This feels familiar, I thought. There was no New York accent(just silence1 behind wire-frammed glasses), but the results were causing me Deja Vu:
I win eight-ball 3-0;(rather easily, I might add)2, then fall apart in nine-ball.
It’s the first game of nine-ball, and my opponent is looking a two-nine combo up and down. It wasn’t a gimme but it wasn’t that hard, either. I sat impotently in my chair, shook my head, and awaited my fate. This can’t happen again, I thought, I can’t blow a 3-0 lead for the second week in a row. Fuck, why did I leave him that shot and the game and...
He missed. I ended up winning.
He won the next two games of nine-ball, though, and the thoughts creeped back. Especially after I was running out, and blew - just straight up fucking blew - a cut on the eight ball.
He made the eight, but left himself tough on the nine. He missed, and left me with a cut in the side.
The next game, I was (again) running out before I scratched while making the six ball. Great, I thought, only three balls left on the table, ball-in-hand for my opponent. It wasn’t looking good; I stiffly swallowed while trying to shoo away thoughts of last week’s disaster.
My opponent took the cue ball, carefully lined up a shot on the seven, and nailed it - drawing the cue ball right back into the side pocket. I took the gift and the game.
I won the next game too, playing just well enough to win. Dan was rattled a bit. His manner away from the table - so quiet that describing him as ‘soft-spoken’ was equate to calling him boorish - broke briefly for a few seconds after each miss when he threw up his hands, spat out a curse, or slammed3 the chalk on the table.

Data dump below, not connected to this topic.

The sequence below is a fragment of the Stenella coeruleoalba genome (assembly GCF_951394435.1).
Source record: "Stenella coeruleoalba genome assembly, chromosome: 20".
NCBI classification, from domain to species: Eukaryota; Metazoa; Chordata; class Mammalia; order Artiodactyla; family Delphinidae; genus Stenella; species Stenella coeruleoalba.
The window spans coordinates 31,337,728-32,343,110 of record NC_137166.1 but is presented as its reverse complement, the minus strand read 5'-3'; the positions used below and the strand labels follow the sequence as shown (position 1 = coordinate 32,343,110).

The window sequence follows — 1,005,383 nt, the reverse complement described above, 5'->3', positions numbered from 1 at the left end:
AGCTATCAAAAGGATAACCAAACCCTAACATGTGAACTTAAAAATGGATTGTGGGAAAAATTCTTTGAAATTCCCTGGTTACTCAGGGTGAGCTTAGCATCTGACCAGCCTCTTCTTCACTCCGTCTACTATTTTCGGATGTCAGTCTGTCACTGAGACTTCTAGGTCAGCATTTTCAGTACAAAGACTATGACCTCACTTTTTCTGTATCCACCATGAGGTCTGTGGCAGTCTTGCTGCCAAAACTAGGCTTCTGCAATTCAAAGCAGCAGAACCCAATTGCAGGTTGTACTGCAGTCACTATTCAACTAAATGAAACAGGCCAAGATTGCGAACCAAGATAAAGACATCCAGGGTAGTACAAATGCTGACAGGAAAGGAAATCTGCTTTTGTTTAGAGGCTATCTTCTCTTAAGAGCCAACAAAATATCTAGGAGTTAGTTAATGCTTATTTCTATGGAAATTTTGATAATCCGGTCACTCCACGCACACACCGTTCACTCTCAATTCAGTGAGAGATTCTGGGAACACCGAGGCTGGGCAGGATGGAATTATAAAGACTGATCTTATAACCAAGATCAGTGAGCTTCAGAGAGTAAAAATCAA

After choking last week, winning 7-2 felt really, really good. I’d made a few shots that, in practice, I’d been working on. That type of reinforcement, assuring you that practice does indeed “pay off”, is crucial to my confidence as a player. Nothing is more frustrating than working and working on something only to have your muscle-memory and mental faculties fail you in a game situation; thoughts like you’ve worked on this, practiced it, studied it, so if you blow it...well it means all you’ve done is waste your time creep into your brain. Banishing them - with confidence - is a great feeling.
Or maybe that’s just how my mind works.
Alex had a rough night, losing 2-7, and Jen lost a close match 5-7. Mike, though, double-tapped his opponent with a 7-0 victory, his first perfect night. So, overall, we did very well and kept our second-place standing.
Which was good, because the next week, we’d be playing Mimi’s team again.
1Broken by the occasional, barely audible mumble. But a friendly mumble.
2That’s a half-lie, we traded an eight-ball back and forth but I never felt that much in danger because I left him long and he couldn’t make long shots. Still, it wasn’t easy - at least that game.
3Well, slammed for him - it was really more like “slapping” the chalk onto the table.